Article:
The week before the Fly-In was quite warm in the Puget Sound, in the upper 80’s! Which meant in Eastern Washington, the weather was scheduled to be OVER 100°!! The thing you have to worry about when temperatures get that hot is a little thing called “Density Altitude”. Basically you keep in mind “High, Hot and Humid” when you are concerned about Density Altitude. Any of those conditions will affect airplane performance. While it wasn’t going to be particularly humid in Eastern Washington it was going to be bloody hot! And while Desert Aire is only at 586 feet of elevation, calculating density altitude, the plane would perform as if it were at 3,400 feet of elevation. This affects your takeoff performance, your climb rate, etc. If you really want to get a good idea of what Density Altitude is, I’ll link to a really fun FAA Video later in this post that was done 1966 with Harry Bliss, a traveling photographer. I’ve watched it twice now and while it’s good information, it’s just fun to watch! I wish the FAA would redo some of these videos and make them more modern! But I digress . . . Because of the high temps, the decision was made to move the Fly-In to 11AM instead of 1PM! YIKES! I checked the schedule and someone had the plan before me, so I couldn’t leave any earlier! But when I was talking with Shawn about flying with now Cowling, he looked at the schedule and moved the person before me to another plane and let me have the plane ALL DAY LONG! I had it booked form 9AM – 8PM! Awesome!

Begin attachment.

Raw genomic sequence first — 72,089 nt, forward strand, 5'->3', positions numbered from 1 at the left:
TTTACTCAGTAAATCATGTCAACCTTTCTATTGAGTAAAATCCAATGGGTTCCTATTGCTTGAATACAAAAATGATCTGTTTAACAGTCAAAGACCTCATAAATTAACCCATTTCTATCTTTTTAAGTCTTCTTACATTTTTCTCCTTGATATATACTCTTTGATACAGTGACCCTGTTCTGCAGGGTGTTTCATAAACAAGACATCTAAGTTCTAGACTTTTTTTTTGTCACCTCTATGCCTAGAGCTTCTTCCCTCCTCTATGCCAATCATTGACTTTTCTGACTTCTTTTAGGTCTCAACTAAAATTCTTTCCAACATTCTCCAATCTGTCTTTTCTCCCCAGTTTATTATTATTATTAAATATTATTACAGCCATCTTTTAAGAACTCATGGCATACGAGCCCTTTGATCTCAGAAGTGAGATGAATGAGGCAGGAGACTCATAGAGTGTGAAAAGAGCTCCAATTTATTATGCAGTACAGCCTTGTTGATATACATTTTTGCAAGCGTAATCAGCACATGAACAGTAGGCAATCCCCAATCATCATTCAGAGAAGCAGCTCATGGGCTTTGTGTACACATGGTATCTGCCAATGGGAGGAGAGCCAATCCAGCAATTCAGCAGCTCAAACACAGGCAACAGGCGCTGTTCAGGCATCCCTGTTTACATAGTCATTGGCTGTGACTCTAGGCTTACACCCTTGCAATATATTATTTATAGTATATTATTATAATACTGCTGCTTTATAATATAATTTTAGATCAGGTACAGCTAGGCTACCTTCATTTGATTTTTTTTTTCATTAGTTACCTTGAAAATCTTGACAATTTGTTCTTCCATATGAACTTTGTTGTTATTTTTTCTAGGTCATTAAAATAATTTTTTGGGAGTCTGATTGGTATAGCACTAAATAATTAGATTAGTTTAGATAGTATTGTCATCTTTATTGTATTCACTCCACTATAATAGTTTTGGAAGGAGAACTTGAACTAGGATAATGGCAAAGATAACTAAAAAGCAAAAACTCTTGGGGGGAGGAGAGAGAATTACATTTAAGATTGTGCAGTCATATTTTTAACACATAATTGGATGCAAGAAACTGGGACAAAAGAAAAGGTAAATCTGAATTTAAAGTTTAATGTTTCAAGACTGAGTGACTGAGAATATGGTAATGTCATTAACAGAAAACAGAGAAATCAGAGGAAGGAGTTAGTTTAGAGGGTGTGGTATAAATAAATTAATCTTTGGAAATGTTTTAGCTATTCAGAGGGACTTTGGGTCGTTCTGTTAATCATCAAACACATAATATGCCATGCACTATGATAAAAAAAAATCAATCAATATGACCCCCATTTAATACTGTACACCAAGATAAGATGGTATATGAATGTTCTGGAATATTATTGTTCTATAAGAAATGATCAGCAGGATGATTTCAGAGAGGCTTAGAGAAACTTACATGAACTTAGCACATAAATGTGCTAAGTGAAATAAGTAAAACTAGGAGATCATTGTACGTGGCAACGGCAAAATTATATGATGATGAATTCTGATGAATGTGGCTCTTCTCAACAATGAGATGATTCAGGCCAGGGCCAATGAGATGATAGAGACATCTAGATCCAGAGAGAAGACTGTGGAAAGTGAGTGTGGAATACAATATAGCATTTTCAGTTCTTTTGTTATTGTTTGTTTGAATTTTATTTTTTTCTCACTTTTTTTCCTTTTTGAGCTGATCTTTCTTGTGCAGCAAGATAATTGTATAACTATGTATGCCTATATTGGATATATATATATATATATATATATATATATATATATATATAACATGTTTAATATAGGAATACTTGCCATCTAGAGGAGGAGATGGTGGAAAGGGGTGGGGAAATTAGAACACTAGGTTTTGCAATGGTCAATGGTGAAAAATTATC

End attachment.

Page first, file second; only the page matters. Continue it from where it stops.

I got to Thun field early for some breakfast, checked out the plane and got ready for my adventure! After my pre-flight, my instructor, Meg, was kind enough to tow the plane to the fuel pumps so I could top off the tanks before heading out. While filling up there were a couple other guys filling up one of the Spanaflight planes and they came over and iitro diced themselves “Are you John?” One of them asked. (Obviously a FATPNW member!) “Why yes I am!”. They were Matt and Maverick, a couple Clover Park students working on their commercial licenses. (And honestly, with a name like Maverick, what other career choice do you have really?) I finished topping off, hopped in the plane, fired her up, did my run up and I was off!
I was set to rendezvous with Matthew & Pat by Crest air park so as I flew past Lake Tapps I called up on the radio and we quickly connected. I thought I saw them flying through the mountains so I followed, it turns out I was ahead of them. My flight plan had me cruising over at 7,500 feet. I stayed in contact with Matthew & Pat and they must have ADS-B in their plane because they were like my own personal flight following. They were letting me know of traffic in the area.